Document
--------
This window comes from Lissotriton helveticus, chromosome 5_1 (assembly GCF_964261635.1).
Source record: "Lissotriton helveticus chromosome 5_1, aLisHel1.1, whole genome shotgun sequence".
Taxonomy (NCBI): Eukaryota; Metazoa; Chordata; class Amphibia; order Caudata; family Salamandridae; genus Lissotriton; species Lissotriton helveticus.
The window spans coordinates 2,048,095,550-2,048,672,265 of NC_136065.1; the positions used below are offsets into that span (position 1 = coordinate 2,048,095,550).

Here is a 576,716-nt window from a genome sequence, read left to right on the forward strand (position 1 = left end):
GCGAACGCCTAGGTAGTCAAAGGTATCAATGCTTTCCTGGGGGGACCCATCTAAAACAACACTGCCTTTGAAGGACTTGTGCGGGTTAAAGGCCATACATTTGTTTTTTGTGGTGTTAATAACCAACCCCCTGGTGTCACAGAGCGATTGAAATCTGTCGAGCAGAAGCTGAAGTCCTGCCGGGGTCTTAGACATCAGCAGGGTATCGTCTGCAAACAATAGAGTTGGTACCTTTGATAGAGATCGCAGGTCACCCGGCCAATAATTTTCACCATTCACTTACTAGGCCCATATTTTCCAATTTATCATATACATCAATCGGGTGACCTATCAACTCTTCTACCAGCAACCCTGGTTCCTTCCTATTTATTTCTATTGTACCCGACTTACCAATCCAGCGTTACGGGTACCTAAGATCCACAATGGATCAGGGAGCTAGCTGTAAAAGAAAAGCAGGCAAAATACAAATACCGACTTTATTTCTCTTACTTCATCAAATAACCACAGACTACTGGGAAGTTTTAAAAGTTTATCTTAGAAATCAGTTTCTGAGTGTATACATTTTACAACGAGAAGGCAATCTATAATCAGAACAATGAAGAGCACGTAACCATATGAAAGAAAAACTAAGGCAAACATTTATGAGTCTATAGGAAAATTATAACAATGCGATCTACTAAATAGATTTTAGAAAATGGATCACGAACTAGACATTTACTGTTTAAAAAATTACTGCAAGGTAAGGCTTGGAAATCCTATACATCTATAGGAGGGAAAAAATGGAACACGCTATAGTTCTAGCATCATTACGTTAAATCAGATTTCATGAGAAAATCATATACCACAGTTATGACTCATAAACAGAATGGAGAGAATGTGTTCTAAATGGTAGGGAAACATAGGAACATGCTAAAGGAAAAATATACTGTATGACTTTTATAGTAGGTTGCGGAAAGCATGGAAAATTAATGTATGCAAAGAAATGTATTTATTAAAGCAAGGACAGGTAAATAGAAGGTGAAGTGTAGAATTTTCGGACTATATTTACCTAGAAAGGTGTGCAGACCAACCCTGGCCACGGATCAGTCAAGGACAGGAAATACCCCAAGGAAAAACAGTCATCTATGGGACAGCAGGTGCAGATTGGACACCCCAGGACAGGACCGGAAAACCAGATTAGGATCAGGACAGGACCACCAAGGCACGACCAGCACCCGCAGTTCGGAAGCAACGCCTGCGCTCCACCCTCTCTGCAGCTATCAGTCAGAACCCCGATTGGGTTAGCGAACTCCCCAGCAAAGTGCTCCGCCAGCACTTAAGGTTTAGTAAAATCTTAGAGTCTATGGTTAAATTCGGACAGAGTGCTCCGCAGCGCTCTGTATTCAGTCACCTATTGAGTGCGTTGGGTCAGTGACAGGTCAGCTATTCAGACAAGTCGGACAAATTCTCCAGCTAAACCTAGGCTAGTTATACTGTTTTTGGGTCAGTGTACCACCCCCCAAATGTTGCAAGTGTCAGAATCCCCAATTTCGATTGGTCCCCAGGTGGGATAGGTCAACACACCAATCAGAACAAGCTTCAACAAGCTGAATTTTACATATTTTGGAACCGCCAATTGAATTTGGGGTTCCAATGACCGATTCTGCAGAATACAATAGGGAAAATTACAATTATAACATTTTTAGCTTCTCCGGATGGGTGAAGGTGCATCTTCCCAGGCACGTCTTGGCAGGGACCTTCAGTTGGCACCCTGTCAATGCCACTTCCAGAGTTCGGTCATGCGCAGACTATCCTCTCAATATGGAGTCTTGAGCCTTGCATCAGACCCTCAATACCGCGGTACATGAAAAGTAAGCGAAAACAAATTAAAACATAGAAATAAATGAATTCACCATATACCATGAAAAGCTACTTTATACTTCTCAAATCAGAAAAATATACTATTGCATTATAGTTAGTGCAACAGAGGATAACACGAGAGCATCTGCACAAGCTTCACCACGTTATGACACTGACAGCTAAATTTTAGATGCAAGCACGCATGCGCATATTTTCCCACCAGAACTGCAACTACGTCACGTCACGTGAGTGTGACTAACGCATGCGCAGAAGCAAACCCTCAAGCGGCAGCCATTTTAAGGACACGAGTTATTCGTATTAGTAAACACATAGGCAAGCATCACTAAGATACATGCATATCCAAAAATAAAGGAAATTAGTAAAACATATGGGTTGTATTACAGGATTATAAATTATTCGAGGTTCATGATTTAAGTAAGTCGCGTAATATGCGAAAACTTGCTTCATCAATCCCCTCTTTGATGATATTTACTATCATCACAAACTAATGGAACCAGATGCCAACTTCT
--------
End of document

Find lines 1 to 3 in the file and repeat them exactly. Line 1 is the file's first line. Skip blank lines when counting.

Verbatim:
This window comes from Lissotriton helveticus, chromosome 5_1 (assembly GCF_964261635.1).
Source record: "Lissotriton helveticus chromosome 5_1, aLisHel1.1, whole genome shotgun sequence".
Taxonomy (NCBI): Eukaryota; Metazoa; Chordata; class Amphibia; order Caudata; family Salamandridae; genus Lissotriton; species Lissotriton helveticus.